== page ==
Making Maths: Happy Families

Age 5 to 11
Challenge Level

Here is a game for you to make. It is based on an old game called Happy Families which you may have played before.

To make the game:

You'll need:

  • Five A4 sheets of thin card and/or paper
  • Scrap paper or card (optional)
  • Coloured pens or pencils
  • Scissors
  • Ruler
  • Glue (optional)
  • Sticky backed plastic (optional)
  1. Divide each sheet of card into sixteen equal-sized rectangles like this:
    page1 You may be able to do this by folding, otherwise by measuring.
  2. You now need to design ten different pictures. They can be anything that you like, for example a car, a sweet, a boat, a house, an animal of some sort ... whatever you want. It would be a good idea to draw the outline for each design on a separate sheet of card and cut it out to use as a template.
  3. Then draw around each of your pictures four times on the card so that your five pieces of card look like this:
    page2   page3
    page4   page5

    We've just used shapes to show where your pictures should go.

  4. Using a black marker pen or thick felt tip, draw one dot under one of each picture, two dots under one of each, three dots under another of each and leave the other blank. Your card should now look like this:
    page2 with dots   page3 with dots
    page4 with dots   page5 with dots
      page1 with dots  

    Click here to see some pictures which we've designed. You could print them off and stick them onto card.
  5. If you want to, you could laminate your sets of cards. This would make them stronger and they will probably last longer.
  6. Carefully cut out the cards so that each picture has a series of dots or a blank space underneath it. You should then have ten sets of cards like this:
    Card1 Card2 Card3 Card4

Now you're ready to play.

To play the game: This game can be played with $3-10$ players.

You'll need a set of the cards you've made. Choose a group of cards with the same picture for each person. So, if there are five of you playing, you'll need five lots of cards - for example all the boats, all the teddies, all the balloons, all the drums, and all the elephants.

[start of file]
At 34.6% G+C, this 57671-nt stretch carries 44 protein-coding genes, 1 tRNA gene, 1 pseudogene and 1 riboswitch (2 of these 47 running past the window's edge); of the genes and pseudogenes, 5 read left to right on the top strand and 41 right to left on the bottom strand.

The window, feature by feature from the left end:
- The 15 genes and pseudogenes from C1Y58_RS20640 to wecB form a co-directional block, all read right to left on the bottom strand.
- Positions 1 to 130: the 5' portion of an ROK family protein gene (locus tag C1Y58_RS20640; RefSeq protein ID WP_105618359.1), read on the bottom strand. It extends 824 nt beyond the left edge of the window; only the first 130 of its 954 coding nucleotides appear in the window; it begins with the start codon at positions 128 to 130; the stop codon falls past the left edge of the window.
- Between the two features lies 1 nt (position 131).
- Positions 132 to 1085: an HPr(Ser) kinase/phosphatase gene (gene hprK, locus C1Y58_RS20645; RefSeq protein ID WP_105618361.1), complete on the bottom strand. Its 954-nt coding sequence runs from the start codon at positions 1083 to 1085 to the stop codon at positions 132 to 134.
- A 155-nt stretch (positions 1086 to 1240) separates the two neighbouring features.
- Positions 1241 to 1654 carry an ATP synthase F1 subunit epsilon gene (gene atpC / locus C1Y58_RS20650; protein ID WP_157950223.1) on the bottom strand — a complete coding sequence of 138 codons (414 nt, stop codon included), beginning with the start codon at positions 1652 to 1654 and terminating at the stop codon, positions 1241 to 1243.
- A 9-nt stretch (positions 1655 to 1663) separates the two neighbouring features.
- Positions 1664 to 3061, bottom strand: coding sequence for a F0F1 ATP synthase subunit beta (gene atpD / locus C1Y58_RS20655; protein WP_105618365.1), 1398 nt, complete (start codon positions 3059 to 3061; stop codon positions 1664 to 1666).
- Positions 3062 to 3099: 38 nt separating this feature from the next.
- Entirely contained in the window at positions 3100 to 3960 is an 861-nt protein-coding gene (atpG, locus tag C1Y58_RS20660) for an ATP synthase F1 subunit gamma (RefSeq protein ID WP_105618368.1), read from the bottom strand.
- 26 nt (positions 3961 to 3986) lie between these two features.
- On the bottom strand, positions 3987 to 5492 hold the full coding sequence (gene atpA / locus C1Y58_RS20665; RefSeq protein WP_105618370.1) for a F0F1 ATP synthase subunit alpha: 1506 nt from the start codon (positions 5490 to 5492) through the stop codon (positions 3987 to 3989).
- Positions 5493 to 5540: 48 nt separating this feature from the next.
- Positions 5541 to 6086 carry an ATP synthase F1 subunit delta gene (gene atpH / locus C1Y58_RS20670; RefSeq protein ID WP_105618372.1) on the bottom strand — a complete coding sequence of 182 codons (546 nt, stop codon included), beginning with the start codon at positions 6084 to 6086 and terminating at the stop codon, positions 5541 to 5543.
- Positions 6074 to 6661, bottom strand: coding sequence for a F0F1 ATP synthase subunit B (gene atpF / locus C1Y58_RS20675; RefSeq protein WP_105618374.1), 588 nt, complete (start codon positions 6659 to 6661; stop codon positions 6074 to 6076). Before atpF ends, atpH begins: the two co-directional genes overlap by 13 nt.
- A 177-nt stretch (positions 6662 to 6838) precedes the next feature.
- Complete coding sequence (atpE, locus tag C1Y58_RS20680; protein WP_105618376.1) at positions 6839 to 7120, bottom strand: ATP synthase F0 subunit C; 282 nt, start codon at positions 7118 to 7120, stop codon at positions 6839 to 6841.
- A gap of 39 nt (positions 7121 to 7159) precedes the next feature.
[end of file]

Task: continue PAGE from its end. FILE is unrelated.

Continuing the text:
The aim of the game is to be the first to collect a set of four cards with the same picture - a 'family'.

How to play:

  1. Sort the cards into four piles. Make a pile of all the cards with no dots, a pile of all the cards with one dot, a pile of all the cards with two dots and a pile of all the cards with three dots.
  2. One player shuffles all the cards with no dots and deals them out so that each player has one of these cards. Another player shuffles all of the cards with one dot and deals them out, one card to each person. Another player shuffles and deals the cards with two dots, and another player shuffles and deals the cards with three dots.
  3. Each player should now have four cards, one with no dots, one with one dot, one with two dots and one with three dots - but they may all have different pictures.
  4. Choose a player to go first. He or she must decide which picture they would like to collect - it has to be a picture which they already have in their hand. They then choose a card that they don't want.
  5. They are allowed to exchange this unwanted card by asking another player for the picture card they do want which has the same value. For example, I may want to collect elephants. I have a teddy with one dot on it which I don't want. So I could ask one of the other players: "Do you have the elephant with one dot?"
  6. If the player who is asked does have that card, then he or she must exchange it and the person who asked has another go.
  7. If the person who is asked does not have the card, then nobody exchanges cards. The next player in the group is then allowed to ask someone for a card.
  8. The game goes on in this way until one person has collected their full set of four cards with the same picture.

You can make this game different by:

  • Having to collect two sets of cards each
  • Adding more cards to the families i.e. the same picture but with more numbers

You have probably got lots of ideas of your own as well.

Many thanks to Marian Bond for the idea for this Making Maths. For more of her ideas, look at the Fair Exchange problem and the article Money Problems? .